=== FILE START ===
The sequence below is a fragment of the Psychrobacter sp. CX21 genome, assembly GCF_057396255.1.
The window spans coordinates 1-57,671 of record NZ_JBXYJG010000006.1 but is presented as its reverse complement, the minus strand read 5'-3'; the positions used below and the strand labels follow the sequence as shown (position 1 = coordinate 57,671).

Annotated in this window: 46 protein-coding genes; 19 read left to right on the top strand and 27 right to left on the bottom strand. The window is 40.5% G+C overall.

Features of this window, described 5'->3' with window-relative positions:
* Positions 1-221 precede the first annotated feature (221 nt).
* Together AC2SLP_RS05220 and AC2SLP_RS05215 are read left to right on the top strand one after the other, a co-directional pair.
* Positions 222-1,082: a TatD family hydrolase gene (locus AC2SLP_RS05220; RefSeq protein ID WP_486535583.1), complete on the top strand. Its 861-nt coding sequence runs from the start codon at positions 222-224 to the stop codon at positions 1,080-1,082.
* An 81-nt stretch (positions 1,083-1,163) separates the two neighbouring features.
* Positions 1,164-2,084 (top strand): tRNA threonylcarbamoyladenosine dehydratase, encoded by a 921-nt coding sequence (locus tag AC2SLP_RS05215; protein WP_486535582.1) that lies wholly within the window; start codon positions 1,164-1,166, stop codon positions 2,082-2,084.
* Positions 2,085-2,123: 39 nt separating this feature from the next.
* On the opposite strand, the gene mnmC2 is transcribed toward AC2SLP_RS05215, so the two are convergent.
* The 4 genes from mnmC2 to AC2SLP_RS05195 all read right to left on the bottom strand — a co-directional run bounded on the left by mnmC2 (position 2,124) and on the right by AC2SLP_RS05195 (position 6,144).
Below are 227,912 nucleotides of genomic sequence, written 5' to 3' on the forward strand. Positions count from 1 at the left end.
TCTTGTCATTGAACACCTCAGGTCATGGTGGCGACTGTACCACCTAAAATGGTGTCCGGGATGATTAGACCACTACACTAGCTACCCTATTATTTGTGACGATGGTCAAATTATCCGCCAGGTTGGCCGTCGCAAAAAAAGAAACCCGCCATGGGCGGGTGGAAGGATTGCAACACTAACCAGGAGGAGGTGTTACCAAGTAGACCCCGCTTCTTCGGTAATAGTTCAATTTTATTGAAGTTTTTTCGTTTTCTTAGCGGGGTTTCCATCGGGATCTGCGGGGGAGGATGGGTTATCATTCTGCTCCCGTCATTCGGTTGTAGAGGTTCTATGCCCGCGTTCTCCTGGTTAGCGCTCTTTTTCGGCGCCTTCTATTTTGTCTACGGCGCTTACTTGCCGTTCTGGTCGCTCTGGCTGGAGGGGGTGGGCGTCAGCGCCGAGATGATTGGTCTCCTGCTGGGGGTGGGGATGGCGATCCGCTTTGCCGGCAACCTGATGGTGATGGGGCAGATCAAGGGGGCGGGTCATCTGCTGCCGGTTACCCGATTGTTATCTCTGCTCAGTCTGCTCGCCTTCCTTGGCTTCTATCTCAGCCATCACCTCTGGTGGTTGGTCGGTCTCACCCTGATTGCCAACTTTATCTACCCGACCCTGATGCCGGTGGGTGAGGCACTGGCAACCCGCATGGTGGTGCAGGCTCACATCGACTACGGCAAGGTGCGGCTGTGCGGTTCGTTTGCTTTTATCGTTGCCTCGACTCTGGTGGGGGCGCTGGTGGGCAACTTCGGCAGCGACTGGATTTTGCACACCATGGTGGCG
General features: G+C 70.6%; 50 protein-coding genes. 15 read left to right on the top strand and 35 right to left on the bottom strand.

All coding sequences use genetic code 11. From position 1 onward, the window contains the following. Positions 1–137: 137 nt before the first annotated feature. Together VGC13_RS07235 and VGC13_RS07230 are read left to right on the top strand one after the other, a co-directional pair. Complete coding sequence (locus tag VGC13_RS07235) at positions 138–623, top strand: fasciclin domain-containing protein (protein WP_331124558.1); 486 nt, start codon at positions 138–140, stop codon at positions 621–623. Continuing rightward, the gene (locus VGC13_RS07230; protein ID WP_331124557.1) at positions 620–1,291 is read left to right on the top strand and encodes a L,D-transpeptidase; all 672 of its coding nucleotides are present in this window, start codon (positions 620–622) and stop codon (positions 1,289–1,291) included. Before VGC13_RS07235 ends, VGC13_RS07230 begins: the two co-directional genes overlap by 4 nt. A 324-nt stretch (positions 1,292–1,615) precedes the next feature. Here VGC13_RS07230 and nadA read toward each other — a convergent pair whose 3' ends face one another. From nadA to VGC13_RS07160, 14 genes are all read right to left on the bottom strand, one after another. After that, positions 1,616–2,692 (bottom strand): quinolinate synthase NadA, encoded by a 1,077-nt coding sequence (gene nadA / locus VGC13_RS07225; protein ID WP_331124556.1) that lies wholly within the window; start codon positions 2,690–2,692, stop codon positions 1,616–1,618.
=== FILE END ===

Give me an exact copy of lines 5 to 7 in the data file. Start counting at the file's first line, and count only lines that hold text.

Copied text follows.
* Positions 1-221 precede the first annotated feature (221 nt).
* Together AC2SLP_RS05220 and AC2SLP_RS05215 are read left to right on the top strand one after the other, a co-directional pair.
* Positions 222-1,082: a TatD family hydrolase gene (locus AC2SLP_RS05220; RefSeq protein ID WP_486535583.1), complete on the top strand. Its 861-nt coding sequence runs from the start codon at positions 222-224 to the stop codon at positions 1,080-1,082.